TSB highlights worldwide problem with unstable approaches and calls for improved crew communications following 2011 crash in Resolute Bay, Nunavut
Gatineau, Quebec, 25 March 2014 – During today's release of its investigation report (A11H0002) into the August 2011 fatal accident involving First Air flight 6560 in Resolute Bay, Nunavut, the Transportation Safety Board of Canada (TSB) called on Transport Canada and the airline industry to reduce unstable approaches that are continued to a landing, and to improve crew communications.
On 20 August 2011, a Boeing 737-210C, operated by First Air, was being flown as a charter flight from Yellowknife, Northwest Territories, to Resolute Bay, Nunavut, when it struck a hill about 1 nautical mile east of the runway. The accident claimed the lives of all 4 crew members and 8 of the passengers, and left 3 passengers seriously injured.
The investigation concluded that a combination of factors contributed to the accident. The aircraft did not intercept the runway localizer (alignment) beam, and instead diverged to the right, and ultimately hit a hill. Fundamental to the Board's findings is the fact that an unstable approach was continued to a landing.
“Too many unstable approaches continue to a landing, and this is an international problem,” said Board Member Joseph Hincke.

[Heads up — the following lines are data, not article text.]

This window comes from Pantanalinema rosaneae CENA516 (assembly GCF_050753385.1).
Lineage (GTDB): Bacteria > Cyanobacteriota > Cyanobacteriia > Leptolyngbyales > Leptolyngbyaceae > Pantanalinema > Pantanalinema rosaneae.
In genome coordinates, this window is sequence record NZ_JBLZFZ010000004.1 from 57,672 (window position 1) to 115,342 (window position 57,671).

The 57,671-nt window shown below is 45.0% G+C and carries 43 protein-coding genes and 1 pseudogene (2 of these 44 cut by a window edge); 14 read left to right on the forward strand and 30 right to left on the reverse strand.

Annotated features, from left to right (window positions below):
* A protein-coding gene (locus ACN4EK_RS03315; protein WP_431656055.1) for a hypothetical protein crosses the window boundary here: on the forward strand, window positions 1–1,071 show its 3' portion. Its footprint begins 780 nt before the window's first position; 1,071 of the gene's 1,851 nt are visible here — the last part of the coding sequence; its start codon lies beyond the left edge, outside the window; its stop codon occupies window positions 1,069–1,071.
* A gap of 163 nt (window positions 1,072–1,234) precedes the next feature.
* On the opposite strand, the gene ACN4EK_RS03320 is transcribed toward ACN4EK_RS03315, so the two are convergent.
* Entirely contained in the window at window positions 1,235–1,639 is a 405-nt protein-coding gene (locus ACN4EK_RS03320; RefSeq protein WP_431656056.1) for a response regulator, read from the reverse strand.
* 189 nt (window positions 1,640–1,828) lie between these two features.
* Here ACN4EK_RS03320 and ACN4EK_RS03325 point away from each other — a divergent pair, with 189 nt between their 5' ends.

“If we want to see fewer landing accidents, we have to tackle this issue now.”
Central to the TSB findings was that, although the 2 pilots were aware they were off course, they each had a different understanding of the situation and did not take corrective action in time. Effective crew resource management (CRM) training and procedures help crews manage workload in the cockpit and communicate effectively to make better decisions and solve problems.
“Although Transport Canada is taking steps to update the CRM training standards, the Board is concerned that a comprehensive and integrated approach to monitoring and reinforcing best practices is still needed,” added Board Member Kathy Fox.
“To advance aviation safety in Canada, the TSB is seeking stronger defences to reduce unstabilized approaches, and measures to improve crew communications.”
This accident involves one of the issues on the TSB Watchlist: Collisions with land and water. The Watchlist is a list of transportation safety issues that pose the greatest risk to Canadians. In each case, action to date has been inadequate, and concrete steps must be taken on the part of the regulator and industry to eliminate these risks.
The TSB is an independent agency that investigates marine, pipeline, railway and aviation transportation occurrences. Its sole aim is the advancement of transportation safety. It is not the function of the Board to assign fault or determine civil or criminal liability.
For more information, contact:
Transportation Safety Board of Canada
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